Your pony’s feet are super-awesome because they carry the whole weight of his body, and let him run really fast! But how much do you know about what’s on the outside and inside of his hooves? It’s useful to know the names of some of the different bones and structures, and what he uses them for. That way, you’ll understand why it’s important to spend time caring for them!
The meeting point between your pony’s leg and his hoof. The coronary band can be found at the very top of the foot, and you might be able to see it under his coat because it’s such a light colour. It provides nutrition for the hoof wall so it can grow.
Did you know? If your pony’s coronary band gets injured, it may stop the hoof wall from growing properly.
The first part of the hoof that you see from the outside, it’s super-strong to protect the delicate structures inside. The hoof wall also supports your pony’s weight and absorbs concussion from his hoof beats when he moves around, too.
This is the largest bone in your pony’s hoof, and it can be found near his toe, at the front of his foot. When a pony has laminitis, the pedal bone may sink and rotate, and in some cases can even push into his sole.
This is where the hoof wall and the sole meet. It’s designed to seal off the pedal bone and stop any bacteria getting inside the foot.
The outer layer of your pony’s sole’s designed to protect his sensitive sole underneath. It’s angled so your pony’s frog and hoof wall are the only parts that touch the ground.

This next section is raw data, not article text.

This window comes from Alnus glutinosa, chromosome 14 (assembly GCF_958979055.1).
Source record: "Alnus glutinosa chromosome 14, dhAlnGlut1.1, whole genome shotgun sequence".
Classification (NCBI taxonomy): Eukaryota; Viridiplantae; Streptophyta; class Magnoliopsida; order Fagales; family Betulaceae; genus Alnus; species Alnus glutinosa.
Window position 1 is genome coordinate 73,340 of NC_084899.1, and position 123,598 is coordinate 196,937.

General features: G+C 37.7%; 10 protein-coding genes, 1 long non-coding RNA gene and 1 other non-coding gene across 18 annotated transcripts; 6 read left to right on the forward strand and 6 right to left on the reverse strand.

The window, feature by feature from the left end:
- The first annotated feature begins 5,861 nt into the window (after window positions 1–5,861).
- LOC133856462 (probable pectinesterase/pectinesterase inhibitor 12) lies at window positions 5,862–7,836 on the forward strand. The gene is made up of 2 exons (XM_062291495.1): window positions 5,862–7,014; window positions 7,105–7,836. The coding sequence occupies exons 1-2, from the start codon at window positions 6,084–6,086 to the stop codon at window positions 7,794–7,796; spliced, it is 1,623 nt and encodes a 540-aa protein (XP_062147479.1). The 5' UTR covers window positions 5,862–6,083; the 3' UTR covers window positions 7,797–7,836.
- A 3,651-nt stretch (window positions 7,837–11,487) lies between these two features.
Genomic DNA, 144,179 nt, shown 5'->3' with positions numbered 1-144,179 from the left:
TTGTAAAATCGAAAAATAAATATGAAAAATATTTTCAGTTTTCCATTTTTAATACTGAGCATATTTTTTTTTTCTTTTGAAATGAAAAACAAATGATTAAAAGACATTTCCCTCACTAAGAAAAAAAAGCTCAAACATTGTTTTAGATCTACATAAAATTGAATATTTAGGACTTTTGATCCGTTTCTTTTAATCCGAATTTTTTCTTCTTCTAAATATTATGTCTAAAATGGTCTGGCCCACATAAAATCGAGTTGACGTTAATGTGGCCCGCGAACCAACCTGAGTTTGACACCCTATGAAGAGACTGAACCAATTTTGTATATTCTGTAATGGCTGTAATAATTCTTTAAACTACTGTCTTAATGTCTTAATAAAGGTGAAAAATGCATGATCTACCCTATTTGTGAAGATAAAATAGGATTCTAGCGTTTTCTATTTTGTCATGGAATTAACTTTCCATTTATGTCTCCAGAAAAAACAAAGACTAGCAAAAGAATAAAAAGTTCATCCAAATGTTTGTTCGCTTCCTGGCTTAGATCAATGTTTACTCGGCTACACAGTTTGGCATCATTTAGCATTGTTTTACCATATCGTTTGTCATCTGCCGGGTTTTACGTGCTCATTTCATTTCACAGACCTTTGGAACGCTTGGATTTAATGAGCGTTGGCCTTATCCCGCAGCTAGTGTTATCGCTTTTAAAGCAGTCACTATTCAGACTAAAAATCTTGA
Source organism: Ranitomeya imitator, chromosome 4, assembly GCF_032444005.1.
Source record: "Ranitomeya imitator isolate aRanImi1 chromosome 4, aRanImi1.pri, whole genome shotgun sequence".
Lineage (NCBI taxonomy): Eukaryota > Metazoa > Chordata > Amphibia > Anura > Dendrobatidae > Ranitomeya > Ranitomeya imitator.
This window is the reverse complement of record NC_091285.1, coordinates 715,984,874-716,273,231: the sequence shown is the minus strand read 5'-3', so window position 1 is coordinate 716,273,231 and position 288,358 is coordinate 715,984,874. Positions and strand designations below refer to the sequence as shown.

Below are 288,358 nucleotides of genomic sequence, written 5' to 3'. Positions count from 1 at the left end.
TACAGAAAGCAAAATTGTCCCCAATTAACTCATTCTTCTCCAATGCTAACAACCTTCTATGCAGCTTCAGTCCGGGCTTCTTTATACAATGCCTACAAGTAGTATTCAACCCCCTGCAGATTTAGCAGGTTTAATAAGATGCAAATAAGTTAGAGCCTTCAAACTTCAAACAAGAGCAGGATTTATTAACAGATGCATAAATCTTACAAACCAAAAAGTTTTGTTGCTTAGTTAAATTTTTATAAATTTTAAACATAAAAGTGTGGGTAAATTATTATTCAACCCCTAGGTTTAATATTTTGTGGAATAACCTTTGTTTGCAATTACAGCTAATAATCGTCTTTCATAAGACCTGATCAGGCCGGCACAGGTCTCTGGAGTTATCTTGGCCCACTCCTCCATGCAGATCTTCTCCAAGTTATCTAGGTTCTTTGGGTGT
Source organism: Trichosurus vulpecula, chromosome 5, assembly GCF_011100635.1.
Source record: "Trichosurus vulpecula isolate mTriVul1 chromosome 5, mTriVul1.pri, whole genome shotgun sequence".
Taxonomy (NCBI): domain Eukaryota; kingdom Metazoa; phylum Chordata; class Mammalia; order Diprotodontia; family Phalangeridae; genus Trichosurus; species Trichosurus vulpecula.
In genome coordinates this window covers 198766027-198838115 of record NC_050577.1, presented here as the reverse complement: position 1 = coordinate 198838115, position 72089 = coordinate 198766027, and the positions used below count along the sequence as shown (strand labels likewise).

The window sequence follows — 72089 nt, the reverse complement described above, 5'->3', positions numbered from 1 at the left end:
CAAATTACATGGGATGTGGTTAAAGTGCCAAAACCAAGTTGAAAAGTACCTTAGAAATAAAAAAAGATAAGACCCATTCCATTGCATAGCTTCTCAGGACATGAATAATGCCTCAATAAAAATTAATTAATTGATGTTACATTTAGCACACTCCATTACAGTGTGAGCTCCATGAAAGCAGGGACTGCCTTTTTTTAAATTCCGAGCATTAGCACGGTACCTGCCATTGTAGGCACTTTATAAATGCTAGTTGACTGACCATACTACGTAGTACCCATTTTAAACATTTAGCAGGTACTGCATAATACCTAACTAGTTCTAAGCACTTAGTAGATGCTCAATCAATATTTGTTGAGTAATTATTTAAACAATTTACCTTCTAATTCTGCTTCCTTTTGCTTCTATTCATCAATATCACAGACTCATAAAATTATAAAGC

This nourishes your pony’s whole hoof so it can grow, and helps distribute his weight across the hoof. It’s attached to the pedal bone and is made up of laminae, which are soft tissues that help to support the bone.
This is the V-shaped part that’s found in the middle of your pony’s hoof. It works as a shock absorber, and protects the digital cushion from outside bacteria. It also pumps blood back up your pony’s leg every time his foot hits the floor.
Did you know? Your pony’s frog has two grooves on either side, and one in the middle. These are known as clefts.
The main shock absorber inside your pony’s hoof. It’s very springy and can be found at the back of his foot. It cushions the bones and soft tissue structures inside his hoof against impact from the ground.
A small but vital bone that’s tucked behind the pedal bone. It helps keep the pedal bone stable and, with the help of some tendons, allows it to tilt very slightly to make it easier for your pony to move across uneven ground.
Did you know? Navicular disease can happen if a pony’s navicular bone becomes weak or swollen. It can make a pony very lame, and is more common in the front feet.
Find out what can you do to keep your pony’s hooves in top condition here.